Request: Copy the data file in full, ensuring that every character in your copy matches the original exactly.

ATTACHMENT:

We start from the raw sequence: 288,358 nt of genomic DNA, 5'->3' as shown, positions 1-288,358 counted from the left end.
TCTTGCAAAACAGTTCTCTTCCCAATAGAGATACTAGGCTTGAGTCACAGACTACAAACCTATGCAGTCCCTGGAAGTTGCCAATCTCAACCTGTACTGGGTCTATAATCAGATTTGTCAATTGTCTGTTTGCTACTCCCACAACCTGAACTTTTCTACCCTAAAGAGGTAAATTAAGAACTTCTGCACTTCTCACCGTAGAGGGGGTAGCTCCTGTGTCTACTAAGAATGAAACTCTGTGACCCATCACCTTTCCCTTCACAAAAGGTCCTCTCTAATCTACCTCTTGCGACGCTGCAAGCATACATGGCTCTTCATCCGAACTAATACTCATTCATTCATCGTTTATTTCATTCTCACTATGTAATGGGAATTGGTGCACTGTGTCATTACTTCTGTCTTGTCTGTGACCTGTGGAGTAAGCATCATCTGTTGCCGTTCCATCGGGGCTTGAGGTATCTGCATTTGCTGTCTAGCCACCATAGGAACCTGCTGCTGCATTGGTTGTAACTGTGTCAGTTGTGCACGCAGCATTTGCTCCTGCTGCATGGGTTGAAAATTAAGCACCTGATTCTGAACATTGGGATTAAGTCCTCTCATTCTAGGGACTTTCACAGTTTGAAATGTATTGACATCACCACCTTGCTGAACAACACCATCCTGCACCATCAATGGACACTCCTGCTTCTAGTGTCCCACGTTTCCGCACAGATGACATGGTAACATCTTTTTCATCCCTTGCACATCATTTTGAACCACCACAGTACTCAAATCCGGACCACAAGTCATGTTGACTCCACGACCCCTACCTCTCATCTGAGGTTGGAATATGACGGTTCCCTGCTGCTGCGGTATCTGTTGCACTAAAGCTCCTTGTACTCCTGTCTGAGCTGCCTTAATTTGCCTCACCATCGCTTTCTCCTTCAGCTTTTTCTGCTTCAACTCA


We start from the raw sequence: 288,358 nt of genomic DNA, 5'->3' as shown, positions 1-288,358 counted from the left end.
TCTTGCAAAACAGTTCTCTTCCCAATAGAGATACTAGGCTTGAGTCACAGACTACAAACCTATGCAGTCCCTGGAAGTTGCCAATCTCAACCTGTACTGGGTCTATAATCAGATTTGTCAATTGTCTGTTTGCTACTCCCACAACCTGAACTTTTCTACCCTAAAGAGGTAAATTAAGAACTTCTGCACTTCTCACCGTAGAGGGGGTAGCTCCTGTGTCTACTAAGAATGAAACTCTGTGACCCATCACCTTTCCCTTCACAAAAGGTCCTCTCTAATCTACCTCTTGCGACGCTGCAAGCATACATGGCTCTTCATCCGAACTAATACTCATTCATTCATCGTTTATTTCATTCTCACTATGTAATGGGAATTGGTGCACTGTGTCATTACTTCTGTCTTGTCTGTGACCTGTGGAGTAAGCATCATCTGTTGCCGTTCCATCGGGGCTTGAGGTATCTGCATTTGCTGTCTAGCCACCATAGGAACCTGCTGCTGCATTGGTTGTAACTGTGTCAGTTGTGCACGCAGCATTTGCTCCTGCTGCATGGGTTGAAAATTAAGCACCTGATTCTGAACATTGGGATTAAGTCCTCTCATTCTAGGGACTTTCACAGTTTGAAATGTATTGACATCACCACCTTGCTGAACAACACCATCCTGCACCATCAATGGACACTCCTGCTTCTAGTGTCCCACGTTTCCGCACAGATGACATGGTAACATCTTTTTCATCCCTTGCACATCATTTTGAACCACCACAGTACTCAAATCCGGACCACAAGTCATGTTGACTCCACGACCCCTACCTCTCATCTGAGGTTGGAATATGACGGTTCCCTGCTGCTGCGGTATCTGTTGCACTAAAGCTCCTTGTACTCCTGTCTGAGCTGCCTTAATTTGCCTCACCATCGCTTTCTCCTTCAGCTTTTTCTGCTTCAACTCA